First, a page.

Pickering noted that should the Scottish nationalists attempt to hold an illegal vote in the event that the Supreme Court does take the side of the U.K. Parliament, it would likely be boycotted by pro-unionist Scots and widely disregarded as illegitimate, undermining their efforts.

In the unlikely case that Westminster does green light a referendum, however, the risk of a break-up of the U.K. would rise, with current polling on independence too close to call.

“While Scotland makes up only a fraction of U.K. GDP (c7%), a hard land border between England and a Scotland that rejoined the EU would exacerbate the economic damage from Brexit significantly,” Pickering said.

“In addition, the serious reputational damage to the U.K. on top of many years of uncertainty as lawyers unravel the 300+ year union between Scotland and England would further hurt the U.K.’s attractiveness as a destination for international investment.”

‘Constitutional chess’

Johnson has called a summit of Scottish, Welsh and Northern Irish first ministers to discuss a collaborative approach to Covid recovery. Meanwhile, Conservatives have been highlighting the benefits to Scotland of the U.K.’s vaccine rollout and policies such as the furlough scheme, sticking to a narrative of unity in crisis.

However, as the U.K. emerges from the shadow of the pandemic and some sense of political normalcy is restored, this approach is likely to have a “limited shelf-life,” according to Mujtaba Rahman, managing director for Europe at Eurasia Group.

“Johnson and Sturgeon are now at the start of a game of constitutional chess but neither is keen to make the first move,” Rahman said in a research note Sunday.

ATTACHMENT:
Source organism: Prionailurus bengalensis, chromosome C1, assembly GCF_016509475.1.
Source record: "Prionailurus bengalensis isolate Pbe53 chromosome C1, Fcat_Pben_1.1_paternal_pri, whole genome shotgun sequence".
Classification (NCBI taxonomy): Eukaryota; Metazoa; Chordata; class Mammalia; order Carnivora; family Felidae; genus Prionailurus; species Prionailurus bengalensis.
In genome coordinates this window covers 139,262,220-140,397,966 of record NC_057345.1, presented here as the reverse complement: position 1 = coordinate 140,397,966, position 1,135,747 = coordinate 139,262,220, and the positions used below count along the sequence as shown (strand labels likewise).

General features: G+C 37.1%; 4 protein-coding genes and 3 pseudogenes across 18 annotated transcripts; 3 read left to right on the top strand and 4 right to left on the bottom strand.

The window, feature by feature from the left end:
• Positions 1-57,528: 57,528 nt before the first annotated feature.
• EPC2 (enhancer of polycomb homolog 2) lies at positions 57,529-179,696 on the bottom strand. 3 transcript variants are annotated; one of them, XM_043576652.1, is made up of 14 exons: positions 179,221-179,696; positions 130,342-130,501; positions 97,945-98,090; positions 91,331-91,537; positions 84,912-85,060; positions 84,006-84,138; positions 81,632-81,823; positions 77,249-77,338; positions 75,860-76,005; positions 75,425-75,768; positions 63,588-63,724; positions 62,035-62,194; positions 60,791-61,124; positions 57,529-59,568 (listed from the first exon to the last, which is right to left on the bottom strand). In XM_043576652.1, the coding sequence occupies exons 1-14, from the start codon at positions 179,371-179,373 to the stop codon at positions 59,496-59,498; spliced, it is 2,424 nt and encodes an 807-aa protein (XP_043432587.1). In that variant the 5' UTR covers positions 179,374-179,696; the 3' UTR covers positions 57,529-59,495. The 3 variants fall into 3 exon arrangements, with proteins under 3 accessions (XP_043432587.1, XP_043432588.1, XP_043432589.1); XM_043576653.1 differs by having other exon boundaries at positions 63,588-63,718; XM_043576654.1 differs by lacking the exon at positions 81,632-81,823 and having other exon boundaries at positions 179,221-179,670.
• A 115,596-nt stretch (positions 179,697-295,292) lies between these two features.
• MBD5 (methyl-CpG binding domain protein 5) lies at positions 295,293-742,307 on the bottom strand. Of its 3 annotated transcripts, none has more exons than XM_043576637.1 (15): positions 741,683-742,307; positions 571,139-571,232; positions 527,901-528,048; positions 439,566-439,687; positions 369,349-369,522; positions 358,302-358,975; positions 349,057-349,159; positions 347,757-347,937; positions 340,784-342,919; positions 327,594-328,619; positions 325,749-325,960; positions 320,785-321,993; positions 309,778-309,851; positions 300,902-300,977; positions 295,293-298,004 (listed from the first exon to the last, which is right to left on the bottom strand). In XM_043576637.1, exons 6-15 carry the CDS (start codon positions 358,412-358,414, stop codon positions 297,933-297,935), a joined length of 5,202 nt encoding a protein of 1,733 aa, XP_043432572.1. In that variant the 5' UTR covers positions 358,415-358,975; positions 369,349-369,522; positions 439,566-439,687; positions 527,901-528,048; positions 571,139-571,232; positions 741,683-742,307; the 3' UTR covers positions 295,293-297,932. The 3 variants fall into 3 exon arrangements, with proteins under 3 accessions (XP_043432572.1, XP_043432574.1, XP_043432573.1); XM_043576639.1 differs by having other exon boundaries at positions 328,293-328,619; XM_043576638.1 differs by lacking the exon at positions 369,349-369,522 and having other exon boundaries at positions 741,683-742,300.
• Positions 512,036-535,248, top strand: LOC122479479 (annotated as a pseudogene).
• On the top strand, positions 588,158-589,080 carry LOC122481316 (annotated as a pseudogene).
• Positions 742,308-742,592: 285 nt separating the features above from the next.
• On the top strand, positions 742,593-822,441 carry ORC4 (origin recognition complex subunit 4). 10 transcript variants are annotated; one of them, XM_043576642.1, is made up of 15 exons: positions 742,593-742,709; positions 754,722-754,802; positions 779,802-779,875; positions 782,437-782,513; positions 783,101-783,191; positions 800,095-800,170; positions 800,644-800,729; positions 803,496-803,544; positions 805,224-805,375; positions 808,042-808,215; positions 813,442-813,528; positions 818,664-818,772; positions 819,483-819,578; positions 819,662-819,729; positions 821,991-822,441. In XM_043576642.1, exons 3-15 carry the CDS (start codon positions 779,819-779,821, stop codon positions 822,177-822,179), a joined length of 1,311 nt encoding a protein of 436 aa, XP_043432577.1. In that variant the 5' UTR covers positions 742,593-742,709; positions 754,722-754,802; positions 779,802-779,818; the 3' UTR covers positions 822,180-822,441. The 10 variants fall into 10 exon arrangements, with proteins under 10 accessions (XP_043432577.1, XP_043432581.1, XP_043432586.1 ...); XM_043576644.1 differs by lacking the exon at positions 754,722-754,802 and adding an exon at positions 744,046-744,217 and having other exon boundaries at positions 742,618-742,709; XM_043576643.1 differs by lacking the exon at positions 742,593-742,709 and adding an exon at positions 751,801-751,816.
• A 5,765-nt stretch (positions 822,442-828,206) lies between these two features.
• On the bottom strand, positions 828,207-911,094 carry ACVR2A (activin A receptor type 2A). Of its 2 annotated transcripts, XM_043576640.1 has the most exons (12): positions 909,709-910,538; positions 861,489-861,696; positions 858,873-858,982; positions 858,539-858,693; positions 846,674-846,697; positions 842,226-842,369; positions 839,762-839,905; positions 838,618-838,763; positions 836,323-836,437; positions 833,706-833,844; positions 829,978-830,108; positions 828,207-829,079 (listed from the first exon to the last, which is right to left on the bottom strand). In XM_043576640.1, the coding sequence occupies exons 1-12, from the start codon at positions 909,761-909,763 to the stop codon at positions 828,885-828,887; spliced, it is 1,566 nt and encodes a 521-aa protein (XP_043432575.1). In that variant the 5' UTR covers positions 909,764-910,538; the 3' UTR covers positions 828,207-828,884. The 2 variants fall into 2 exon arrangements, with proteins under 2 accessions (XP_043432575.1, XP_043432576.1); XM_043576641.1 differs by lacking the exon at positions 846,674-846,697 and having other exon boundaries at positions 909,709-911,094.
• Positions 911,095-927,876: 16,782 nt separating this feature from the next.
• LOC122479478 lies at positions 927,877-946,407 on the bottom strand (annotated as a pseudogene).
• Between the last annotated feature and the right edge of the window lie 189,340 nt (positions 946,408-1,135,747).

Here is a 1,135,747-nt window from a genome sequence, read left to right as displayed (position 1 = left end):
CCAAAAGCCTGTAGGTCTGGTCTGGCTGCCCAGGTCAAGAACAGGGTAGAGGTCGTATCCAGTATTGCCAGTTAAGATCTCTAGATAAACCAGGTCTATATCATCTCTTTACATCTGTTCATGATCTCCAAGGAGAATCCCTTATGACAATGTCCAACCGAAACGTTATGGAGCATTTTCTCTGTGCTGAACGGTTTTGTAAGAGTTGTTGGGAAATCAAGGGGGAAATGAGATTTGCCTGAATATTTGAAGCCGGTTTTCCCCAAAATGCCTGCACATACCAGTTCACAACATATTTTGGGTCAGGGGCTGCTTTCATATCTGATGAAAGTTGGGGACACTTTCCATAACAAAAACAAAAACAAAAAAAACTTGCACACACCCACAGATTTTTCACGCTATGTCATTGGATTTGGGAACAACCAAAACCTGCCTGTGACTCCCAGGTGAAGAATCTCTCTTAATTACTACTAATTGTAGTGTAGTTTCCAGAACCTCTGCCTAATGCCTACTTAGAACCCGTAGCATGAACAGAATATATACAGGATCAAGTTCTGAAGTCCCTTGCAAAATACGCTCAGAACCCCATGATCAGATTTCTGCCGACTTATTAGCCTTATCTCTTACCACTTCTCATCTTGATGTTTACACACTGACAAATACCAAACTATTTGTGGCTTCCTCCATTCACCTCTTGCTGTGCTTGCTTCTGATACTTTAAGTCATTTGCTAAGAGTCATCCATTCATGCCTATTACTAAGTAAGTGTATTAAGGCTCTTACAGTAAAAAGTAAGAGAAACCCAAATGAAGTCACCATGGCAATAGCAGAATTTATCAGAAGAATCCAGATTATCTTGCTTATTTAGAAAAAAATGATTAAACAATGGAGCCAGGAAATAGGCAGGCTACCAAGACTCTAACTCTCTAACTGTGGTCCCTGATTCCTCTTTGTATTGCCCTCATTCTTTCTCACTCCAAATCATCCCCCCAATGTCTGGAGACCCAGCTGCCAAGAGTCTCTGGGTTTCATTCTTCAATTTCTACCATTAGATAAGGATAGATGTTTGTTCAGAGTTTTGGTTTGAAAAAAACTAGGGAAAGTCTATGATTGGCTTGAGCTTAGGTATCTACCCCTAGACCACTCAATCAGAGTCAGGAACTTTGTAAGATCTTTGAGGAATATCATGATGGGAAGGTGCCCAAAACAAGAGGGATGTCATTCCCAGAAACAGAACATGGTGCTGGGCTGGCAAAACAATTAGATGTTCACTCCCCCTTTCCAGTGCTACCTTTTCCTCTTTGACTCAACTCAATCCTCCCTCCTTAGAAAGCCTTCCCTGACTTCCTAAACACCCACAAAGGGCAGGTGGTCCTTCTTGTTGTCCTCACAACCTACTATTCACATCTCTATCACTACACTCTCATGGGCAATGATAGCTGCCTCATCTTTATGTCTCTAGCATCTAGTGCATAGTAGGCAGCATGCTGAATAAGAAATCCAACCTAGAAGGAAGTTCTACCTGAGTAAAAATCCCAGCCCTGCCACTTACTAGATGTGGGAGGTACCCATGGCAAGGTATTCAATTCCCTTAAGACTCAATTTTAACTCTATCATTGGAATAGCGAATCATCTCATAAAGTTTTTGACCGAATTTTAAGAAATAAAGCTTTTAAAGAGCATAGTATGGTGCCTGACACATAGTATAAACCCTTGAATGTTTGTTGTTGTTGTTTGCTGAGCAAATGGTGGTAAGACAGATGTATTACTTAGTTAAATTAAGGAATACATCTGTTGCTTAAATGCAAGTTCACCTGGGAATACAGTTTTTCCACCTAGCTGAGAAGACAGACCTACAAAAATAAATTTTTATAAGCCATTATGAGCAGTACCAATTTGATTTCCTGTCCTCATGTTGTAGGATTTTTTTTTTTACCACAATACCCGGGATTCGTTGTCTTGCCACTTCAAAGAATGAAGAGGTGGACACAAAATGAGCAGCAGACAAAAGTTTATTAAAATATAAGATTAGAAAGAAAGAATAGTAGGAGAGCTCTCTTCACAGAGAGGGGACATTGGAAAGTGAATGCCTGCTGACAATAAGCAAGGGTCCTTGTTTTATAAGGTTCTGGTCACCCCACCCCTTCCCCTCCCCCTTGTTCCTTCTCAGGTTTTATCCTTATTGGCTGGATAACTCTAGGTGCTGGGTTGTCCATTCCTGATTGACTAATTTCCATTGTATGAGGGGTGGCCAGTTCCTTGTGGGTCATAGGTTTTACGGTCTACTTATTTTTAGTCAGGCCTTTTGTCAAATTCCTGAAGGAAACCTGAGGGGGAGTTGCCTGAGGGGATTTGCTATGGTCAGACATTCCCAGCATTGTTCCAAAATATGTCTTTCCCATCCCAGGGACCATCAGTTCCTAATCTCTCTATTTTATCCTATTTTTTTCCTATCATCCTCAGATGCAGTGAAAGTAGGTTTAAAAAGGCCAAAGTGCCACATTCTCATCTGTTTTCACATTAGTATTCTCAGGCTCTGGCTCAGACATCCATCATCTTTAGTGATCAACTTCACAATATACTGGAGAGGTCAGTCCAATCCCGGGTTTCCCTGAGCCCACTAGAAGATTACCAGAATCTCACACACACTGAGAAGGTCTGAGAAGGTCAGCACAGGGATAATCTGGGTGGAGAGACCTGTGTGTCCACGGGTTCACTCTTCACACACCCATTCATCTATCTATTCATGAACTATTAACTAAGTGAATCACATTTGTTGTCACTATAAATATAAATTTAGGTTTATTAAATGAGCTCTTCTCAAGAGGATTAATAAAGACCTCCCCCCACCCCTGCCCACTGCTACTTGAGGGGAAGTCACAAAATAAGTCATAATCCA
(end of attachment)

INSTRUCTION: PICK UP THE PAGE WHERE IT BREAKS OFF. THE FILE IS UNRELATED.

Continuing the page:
“Both know the crunch issue of a referendum is likely to end up in the Supreme Court but neither wants to take the first step towards that outcome.”

He suggested that Johnson’s instinct would be to delay the referendum until after the next U.K. general election slated for 2024, but which Rahman said is increasingly likely to be called in 2023, with the current strength of Conservative support leading pundits to expect the prime minister will look to consolidate another five-year term.

The SNP currently holds 44 of Scotland’s 59 Westminster seats, and any reduction of that may enable Conservatives to tout a rejection of Sturgeon’s referendum mandate.

U.K. ministers’ legal advisors believe that their trump card will be the Scotland Act 1998, which created the Scottish Parliament, which dictates that the constitution is a “reserved matter” for Westminster, according to Rahman.

However, he said SNP strategists had been buoyed by the court’s intervention in cases on Brexit and Johnson’s suspension of Parliament in 2019, and believe the court fight is wide open.

“They will argue that a referendum itself does not change the constitution because the change would depend on the result,” Rahman predicted, noting that Sturgeon may hold an “advisory referendum” to test the national mood. Should it show support for independence, she could then leverage this to force the U.K. government’s hand.

“In their initial skirmishes, Johnson and Sturgeon are both proceeding cautiously as they stake out their ground; they know their battle will likely take years to resolve,” said Rahman, noting that one U.K. government source had acknowledged that “it is going to be a long game.”